Writing the song of life
Open your hearts and minds and let gifted author Norma Dunning introduce you to the reality of Inuit life.
A much-anticipated presenter and keynote speaker at the Word on the Lake Shuswap Writers Festival in April, the gifted writer records a history of abuse, discrimination and dismissal in her award-winning fiction and poetry.
A proud Inuk, Norma does not shy away from the painful burden effected by the often terrifying world of residential schools and continuing overt racism.
Readers will feel their pain, but Norma’s characters do not dwell in self-pity. Refreshingly, they share their experiences about life in a White world from their own cultural perspective. Profanity, never gratuitous, brings her characters’ emotions into sharper focus. Sexual intimacy is mostly free of the strictures set in the White world. But while this is life in the raw, powerful spirituality is a common thread throughout the engrossing tales.
“I will always say if I put fact into fiction, people will read it. If it’s in a scholarly paper, people won’t read it and the audience becomes limited in size,” she says. “Fiction makes people think about Inuit in a non-confrontational way. What I write lets Inuit be heard.”
Inspiration comes to her from people she meets, such as a homeless man she conversed with on an Edmonton bus, or from her own experience and imagination.
While she is pleased with the emergence of Indigenous writers, she says, what is really needed are Indigenous editors.
“A non-Indigenous editor will talk about grammar,” she says. “I feel what I am writing about is something spiritual, not grammar.”
Norma’s latest collection of stories, Tainna, (pronounced da-ee-na) won the Governor General's Award for English-language fiction in 2021. In 2018, she won the Danuta Gleed Literary Award for her short story collection, Annie Muktuk and Other Stories and took home the Writers' Guild of Alberta's Howard O'Hagan Award for Elipsee, one of the powerful stories in the collection.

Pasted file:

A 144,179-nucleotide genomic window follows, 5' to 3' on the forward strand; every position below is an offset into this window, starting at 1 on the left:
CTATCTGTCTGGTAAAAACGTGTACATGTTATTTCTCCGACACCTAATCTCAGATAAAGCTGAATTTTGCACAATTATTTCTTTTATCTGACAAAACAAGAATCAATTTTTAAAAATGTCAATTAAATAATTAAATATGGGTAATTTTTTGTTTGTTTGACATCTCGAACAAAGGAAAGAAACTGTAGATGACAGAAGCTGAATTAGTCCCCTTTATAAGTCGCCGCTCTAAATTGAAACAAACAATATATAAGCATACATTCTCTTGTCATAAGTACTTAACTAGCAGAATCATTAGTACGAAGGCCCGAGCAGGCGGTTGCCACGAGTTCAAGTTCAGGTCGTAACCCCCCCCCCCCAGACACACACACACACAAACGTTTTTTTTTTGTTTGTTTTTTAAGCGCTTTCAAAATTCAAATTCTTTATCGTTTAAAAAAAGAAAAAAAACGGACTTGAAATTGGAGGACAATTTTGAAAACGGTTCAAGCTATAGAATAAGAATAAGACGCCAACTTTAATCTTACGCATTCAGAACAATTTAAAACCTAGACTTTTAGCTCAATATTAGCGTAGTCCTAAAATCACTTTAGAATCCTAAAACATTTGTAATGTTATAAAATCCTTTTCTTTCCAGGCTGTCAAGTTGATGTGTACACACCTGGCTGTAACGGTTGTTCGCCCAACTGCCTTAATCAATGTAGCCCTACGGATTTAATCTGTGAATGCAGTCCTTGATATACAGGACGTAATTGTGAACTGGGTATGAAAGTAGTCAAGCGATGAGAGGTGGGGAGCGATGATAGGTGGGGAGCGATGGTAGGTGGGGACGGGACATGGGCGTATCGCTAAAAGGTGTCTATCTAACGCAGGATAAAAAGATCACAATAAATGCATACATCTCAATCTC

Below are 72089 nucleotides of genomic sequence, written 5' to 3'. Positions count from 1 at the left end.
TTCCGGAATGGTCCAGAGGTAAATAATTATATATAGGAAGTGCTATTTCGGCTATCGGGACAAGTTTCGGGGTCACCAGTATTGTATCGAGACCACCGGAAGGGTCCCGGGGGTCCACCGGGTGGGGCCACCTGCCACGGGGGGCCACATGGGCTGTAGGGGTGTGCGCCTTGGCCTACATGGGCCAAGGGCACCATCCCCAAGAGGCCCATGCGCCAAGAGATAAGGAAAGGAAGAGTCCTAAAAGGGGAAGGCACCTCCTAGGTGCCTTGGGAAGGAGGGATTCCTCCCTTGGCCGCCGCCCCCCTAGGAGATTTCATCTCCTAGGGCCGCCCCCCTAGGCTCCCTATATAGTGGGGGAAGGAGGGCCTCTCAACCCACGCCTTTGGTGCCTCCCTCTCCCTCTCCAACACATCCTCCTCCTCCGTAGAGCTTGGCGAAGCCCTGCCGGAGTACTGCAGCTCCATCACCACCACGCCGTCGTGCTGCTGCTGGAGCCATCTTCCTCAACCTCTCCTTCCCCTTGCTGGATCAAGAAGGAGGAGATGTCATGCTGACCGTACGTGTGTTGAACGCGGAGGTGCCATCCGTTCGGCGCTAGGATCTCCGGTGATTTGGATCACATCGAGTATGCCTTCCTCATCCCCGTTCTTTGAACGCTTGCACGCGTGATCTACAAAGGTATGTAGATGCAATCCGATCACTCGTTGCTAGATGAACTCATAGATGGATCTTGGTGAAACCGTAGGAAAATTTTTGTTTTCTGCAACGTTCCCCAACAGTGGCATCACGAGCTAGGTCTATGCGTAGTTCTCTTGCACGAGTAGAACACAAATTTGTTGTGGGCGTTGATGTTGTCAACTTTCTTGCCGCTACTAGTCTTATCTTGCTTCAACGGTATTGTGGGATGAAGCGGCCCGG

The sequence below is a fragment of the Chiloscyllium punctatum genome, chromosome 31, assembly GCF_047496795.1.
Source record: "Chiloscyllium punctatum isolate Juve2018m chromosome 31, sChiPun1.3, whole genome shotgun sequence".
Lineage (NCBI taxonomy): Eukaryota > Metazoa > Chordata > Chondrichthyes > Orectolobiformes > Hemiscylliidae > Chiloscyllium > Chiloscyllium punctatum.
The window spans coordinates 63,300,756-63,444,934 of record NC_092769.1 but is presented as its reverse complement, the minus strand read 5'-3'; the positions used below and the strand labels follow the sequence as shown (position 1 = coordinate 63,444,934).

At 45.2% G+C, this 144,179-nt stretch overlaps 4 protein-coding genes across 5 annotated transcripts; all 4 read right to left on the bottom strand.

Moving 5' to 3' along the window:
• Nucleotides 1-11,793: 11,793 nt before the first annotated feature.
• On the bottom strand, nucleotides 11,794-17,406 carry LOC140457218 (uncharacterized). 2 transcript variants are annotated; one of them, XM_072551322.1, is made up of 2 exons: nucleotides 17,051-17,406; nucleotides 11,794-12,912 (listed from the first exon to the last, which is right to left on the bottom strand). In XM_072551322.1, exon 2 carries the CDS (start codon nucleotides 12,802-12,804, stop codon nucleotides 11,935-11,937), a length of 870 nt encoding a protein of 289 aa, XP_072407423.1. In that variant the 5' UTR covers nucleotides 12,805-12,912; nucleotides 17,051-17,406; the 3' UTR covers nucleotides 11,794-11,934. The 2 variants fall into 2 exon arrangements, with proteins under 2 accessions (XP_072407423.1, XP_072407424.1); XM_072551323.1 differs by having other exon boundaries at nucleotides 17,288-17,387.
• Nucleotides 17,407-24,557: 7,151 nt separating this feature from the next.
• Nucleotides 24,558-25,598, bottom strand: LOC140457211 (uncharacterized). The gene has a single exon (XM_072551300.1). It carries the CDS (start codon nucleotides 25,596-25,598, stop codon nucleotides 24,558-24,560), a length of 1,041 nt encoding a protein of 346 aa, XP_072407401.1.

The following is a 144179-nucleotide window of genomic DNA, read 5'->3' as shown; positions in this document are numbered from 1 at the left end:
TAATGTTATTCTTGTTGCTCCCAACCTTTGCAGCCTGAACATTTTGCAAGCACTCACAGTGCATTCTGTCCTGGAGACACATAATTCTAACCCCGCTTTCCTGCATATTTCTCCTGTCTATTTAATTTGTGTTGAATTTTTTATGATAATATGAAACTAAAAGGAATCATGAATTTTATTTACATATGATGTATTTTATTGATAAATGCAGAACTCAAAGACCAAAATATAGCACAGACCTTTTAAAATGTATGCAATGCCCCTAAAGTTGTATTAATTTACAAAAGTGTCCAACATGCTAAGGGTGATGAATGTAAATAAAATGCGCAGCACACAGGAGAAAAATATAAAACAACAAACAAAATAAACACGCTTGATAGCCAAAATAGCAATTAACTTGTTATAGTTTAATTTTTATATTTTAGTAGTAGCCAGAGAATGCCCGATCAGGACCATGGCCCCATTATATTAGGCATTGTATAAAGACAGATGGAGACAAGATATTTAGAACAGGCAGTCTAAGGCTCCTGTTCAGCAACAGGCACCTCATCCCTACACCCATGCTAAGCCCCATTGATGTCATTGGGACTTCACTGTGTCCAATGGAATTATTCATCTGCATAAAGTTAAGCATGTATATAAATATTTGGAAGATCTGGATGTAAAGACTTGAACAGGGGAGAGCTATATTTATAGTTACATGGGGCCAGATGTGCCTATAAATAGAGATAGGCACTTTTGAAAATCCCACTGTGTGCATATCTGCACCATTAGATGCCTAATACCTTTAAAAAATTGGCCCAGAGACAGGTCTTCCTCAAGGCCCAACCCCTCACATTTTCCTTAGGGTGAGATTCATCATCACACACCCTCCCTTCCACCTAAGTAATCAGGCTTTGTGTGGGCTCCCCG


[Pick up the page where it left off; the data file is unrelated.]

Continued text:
A self-described poet since childhood, Norma’s Eskimo Pie: A Poetics of Inuit Identity was published in 2020. A second book of poetry, Akia, (The Other Side), will be released in July, 2022.
Norma’s are not the stories of “Eskimo” life as taught in Canadian schools, but a culture in which only 24 of every 100 people graduate from high school, and obtaining post-secondary education requires travelling far from the comfort and security of one’s community.
“In 1955, they (federal government) finally took responsibility for Inuit education. The reasoning had been why do we want to put these people into school when they are just gonna be trappers and fishermen,” Norma says, noting that denying education erases opportunity. “Inuit are number-one of the highest disparities that nobody wants. It’s easy to say it’s their fault, but it’s the result of bad policy, residential school, and all the legislation that has been levied.”
The highly educated writer earned a BA, Masters and PhD from the University of Alberta where she teaches a required course on Indigenous Studies.
“I say to my students, “I do not teach the happily ever after because it has not occurred. But you my students, you are my hope.”
It is not uncommon for her students, most of whom range in age between 24 and 45, to burst into tears in class and demand to know why the information is new to them.
“Government never allowed our history in the curriculum,” she says, noting how stunned and upset many non-indigenous Canadians are as more and more graves are uncovered at former residential school sites. “We have known all along and asked for funding, but were refused, refused, refused.”
The Shuswap Association of Writers annual Word on the Lake Writers’ Festival takes place April 29 to May 2 at Sorrento Centre.
The irrepressible author will present on the importance of living mindfully in her “What’s my Beat?” workshop.
“To me our lives are a song. As we are going through each day, we’re living in a rhythm but we’re not paying attention to it,” she says. “When we’re writing, we’re in the rhythm; we have to hear it again.”